Glow-in-the-dark sushi sounds like something that Gary Shteyngart might imagine hip youngsters eating at a Stephen Starr restaurant in 2035. But it's already here. Not in hoity-toity temples to haute sushi, though -- on YouTube and in the Science Gallery in Dublin, Ireland.
The people at the Center for Genomic Gastronomy have put together a series of instruction videos on the former and an exhibit at the latter highlighting the possibility of using transgenic biolumiscent fish to make edible, glow-in-the-dark sushi, all under the aegis of "Glowing Sushi." ("Trangenic" refers to a process by which a gene is taken from one organism -- like a glow-in-the-dark bacteria or jellyfish -- and inserted into another.) Their food doesn't look as delicious as, say, an omakase sushi tasting at Masa. But it does look pretty darn futuristic and cool.
Part of the purpose of the Glowing Sushi project is to highlight the possibilities of food made from genetically modified organisms. Many people, its organizers point out, say that AquAdvantage salmon -- a fast growing transgenic breed of Atlantic salmon whose release for sale in grocery stores has continually been stymied by regulation -- would be the first genetically-modified animal to be approved for use in food. But transgenic zebrafish, known as GloFish, have long been commercially available, and as Glowing Sushi's videos demonstrate, they're perfectly edible.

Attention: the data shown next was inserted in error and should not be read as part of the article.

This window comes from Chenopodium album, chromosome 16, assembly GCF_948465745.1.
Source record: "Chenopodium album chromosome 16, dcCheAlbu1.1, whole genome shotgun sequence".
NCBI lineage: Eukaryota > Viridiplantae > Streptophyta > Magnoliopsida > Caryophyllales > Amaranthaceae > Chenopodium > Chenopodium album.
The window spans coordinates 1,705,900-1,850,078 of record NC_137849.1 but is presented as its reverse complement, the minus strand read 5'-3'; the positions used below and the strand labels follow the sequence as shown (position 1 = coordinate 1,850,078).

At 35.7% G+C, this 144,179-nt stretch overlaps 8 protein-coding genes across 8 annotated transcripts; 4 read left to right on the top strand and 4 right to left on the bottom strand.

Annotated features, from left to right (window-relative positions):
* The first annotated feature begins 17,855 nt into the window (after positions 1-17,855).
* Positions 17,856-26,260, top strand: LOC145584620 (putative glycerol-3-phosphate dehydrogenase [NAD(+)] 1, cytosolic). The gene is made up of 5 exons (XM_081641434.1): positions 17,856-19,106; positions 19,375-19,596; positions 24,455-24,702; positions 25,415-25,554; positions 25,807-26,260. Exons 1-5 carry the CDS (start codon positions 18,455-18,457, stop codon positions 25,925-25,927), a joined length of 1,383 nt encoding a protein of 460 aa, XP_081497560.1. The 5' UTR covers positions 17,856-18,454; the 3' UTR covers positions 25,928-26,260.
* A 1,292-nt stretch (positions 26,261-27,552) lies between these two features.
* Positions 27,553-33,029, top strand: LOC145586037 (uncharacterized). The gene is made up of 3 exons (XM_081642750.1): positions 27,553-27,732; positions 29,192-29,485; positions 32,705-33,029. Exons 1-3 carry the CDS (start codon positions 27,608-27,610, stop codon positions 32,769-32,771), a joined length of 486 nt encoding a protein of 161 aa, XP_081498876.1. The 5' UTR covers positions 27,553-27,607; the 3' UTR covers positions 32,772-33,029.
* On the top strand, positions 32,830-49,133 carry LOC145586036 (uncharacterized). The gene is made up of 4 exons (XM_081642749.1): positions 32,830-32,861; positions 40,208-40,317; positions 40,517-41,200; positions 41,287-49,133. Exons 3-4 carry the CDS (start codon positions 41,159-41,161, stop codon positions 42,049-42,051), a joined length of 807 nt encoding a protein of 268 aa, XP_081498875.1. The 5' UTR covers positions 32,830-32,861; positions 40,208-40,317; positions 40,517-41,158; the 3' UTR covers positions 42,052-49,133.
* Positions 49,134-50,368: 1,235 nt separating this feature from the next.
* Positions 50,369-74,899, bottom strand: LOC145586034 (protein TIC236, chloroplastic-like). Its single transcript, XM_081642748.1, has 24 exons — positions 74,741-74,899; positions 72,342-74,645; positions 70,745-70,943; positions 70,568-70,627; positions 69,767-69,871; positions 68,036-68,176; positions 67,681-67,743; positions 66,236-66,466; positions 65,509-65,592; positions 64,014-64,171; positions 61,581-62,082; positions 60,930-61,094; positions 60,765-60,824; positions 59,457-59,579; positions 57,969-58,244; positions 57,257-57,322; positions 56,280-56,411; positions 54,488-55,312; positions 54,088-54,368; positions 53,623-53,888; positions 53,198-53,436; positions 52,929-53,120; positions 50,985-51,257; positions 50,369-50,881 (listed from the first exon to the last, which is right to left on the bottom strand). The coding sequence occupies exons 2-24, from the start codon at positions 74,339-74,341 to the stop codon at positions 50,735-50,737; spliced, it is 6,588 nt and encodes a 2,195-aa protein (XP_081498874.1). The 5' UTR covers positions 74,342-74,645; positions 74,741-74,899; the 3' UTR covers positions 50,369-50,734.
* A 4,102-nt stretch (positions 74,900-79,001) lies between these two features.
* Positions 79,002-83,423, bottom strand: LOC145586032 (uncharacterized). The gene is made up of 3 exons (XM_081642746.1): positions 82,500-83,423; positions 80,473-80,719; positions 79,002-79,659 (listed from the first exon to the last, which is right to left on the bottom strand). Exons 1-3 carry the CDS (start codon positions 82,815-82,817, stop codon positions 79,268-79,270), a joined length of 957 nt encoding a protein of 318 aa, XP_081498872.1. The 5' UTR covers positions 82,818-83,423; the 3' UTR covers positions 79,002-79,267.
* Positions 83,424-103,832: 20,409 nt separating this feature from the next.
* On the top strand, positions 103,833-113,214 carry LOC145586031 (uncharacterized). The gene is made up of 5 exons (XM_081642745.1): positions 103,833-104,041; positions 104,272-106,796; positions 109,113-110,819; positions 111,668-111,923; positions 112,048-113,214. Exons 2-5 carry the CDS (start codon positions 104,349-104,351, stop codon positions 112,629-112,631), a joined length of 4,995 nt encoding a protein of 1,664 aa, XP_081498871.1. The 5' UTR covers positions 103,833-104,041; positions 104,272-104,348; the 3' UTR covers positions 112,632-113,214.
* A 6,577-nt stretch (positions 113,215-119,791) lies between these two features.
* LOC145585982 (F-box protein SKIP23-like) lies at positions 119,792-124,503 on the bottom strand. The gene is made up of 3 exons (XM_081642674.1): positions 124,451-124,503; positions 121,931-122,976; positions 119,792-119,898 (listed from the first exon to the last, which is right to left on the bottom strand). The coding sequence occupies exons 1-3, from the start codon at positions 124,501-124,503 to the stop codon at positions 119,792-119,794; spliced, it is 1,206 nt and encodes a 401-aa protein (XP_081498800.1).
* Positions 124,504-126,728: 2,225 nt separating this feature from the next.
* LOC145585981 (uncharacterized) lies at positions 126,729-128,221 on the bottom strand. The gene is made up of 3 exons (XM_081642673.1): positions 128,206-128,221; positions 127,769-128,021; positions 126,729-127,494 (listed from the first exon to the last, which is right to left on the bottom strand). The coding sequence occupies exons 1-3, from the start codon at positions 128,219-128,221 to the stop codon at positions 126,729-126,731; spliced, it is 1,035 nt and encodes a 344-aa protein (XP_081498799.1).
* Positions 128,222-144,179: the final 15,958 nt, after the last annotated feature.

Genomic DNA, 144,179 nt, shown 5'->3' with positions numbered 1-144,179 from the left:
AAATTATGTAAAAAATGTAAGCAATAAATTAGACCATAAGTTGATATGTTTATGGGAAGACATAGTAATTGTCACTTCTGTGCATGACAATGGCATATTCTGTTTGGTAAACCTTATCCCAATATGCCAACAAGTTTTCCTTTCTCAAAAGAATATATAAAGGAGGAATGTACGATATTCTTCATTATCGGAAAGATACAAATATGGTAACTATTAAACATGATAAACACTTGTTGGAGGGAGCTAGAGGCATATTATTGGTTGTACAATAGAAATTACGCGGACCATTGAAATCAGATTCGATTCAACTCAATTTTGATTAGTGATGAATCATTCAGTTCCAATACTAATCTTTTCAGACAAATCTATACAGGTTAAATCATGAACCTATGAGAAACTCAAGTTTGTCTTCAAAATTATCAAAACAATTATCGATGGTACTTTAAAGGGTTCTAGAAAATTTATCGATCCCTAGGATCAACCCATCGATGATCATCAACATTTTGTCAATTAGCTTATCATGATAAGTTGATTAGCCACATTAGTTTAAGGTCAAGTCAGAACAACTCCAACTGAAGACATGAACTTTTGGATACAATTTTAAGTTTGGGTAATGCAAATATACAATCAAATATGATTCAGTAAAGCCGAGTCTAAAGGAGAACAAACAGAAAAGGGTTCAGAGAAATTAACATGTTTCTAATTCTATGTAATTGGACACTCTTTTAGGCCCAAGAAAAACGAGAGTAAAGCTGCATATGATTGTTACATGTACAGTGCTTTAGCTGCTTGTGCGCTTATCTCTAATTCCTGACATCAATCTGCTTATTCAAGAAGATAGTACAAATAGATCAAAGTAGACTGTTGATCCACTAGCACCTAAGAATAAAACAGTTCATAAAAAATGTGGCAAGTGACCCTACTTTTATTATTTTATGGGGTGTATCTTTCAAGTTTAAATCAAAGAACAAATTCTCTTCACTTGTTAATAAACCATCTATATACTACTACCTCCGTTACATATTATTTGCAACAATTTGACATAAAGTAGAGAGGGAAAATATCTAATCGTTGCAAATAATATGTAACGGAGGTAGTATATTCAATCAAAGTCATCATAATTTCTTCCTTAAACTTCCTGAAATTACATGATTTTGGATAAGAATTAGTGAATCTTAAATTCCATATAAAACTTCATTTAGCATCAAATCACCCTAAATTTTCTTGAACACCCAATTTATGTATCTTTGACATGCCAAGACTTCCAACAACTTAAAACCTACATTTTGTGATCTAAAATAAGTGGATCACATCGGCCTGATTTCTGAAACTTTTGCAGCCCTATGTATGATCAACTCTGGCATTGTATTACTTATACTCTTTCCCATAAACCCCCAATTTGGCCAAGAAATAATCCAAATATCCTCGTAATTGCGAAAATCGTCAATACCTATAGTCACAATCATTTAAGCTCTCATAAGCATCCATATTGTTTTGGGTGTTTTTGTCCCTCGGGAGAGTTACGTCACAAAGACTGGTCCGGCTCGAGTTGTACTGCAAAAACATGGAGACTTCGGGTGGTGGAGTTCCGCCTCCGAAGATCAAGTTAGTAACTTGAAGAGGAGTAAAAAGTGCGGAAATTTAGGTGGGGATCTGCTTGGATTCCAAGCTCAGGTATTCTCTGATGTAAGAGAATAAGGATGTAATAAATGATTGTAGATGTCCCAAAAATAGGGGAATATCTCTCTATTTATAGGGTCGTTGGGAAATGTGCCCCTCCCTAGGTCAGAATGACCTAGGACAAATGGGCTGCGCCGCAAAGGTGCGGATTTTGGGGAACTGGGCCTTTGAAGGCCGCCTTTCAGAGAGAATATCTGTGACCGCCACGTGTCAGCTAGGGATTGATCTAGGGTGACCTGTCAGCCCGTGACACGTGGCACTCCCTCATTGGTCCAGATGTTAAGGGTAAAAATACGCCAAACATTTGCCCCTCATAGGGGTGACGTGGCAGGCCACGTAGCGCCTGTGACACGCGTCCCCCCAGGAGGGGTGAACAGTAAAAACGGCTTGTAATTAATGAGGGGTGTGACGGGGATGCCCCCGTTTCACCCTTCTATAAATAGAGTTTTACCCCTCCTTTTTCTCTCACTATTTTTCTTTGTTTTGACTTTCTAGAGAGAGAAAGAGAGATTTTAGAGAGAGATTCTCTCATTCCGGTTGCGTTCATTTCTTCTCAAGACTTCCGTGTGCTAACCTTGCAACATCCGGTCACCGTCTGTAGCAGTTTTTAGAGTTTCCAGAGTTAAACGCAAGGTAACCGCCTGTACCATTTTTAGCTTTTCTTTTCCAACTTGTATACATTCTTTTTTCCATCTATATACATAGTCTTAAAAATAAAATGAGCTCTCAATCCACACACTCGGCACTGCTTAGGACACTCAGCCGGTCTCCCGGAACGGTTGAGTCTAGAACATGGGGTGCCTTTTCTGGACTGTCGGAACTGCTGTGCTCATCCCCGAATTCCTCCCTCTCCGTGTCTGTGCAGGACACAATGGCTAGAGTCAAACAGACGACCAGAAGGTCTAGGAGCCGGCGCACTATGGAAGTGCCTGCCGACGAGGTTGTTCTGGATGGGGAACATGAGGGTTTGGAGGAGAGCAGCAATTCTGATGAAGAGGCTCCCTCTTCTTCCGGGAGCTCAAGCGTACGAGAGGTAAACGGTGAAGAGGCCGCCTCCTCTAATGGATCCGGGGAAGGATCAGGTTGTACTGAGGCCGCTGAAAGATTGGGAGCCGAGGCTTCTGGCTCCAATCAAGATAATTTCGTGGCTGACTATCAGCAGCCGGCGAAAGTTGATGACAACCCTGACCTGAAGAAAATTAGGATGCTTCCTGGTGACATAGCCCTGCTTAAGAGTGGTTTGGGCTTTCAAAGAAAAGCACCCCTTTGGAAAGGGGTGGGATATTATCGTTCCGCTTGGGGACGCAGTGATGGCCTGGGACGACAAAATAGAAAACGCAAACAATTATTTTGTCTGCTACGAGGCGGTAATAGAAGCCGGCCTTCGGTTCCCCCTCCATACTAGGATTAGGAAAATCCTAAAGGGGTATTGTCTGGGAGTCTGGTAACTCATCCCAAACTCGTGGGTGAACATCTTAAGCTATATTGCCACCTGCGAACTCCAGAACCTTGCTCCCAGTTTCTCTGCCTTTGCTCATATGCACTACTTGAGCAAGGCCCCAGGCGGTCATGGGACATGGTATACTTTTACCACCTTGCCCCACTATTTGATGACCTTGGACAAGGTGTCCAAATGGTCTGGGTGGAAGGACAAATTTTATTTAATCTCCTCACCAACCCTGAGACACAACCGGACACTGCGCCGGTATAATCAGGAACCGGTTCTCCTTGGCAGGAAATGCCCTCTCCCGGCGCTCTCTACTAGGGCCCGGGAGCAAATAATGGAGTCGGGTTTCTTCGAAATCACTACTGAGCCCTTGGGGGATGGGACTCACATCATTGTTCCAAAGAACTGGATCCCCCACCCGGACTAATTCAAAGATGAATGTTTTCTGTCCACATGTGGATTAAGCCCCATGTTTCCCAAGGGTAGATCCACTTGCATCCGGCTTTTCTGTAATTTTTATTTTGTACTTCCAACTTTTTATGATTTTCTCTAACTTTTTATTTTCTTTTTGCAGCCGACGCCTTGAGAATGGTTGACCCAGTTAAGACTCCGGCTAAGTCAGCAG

The reason that the group makes sushi, rather than GloFish meuniere or ceviche, is that heating the fish or exposing it to acid can denature the proteins that make it glow in the dark. The Glowing Sushi chefs do freeze the GloFish, though, to kill any parasites or pathogens, before eating the sushi.
Below, watch a video demonstrating the magic of glow-in-the-dark sushi:
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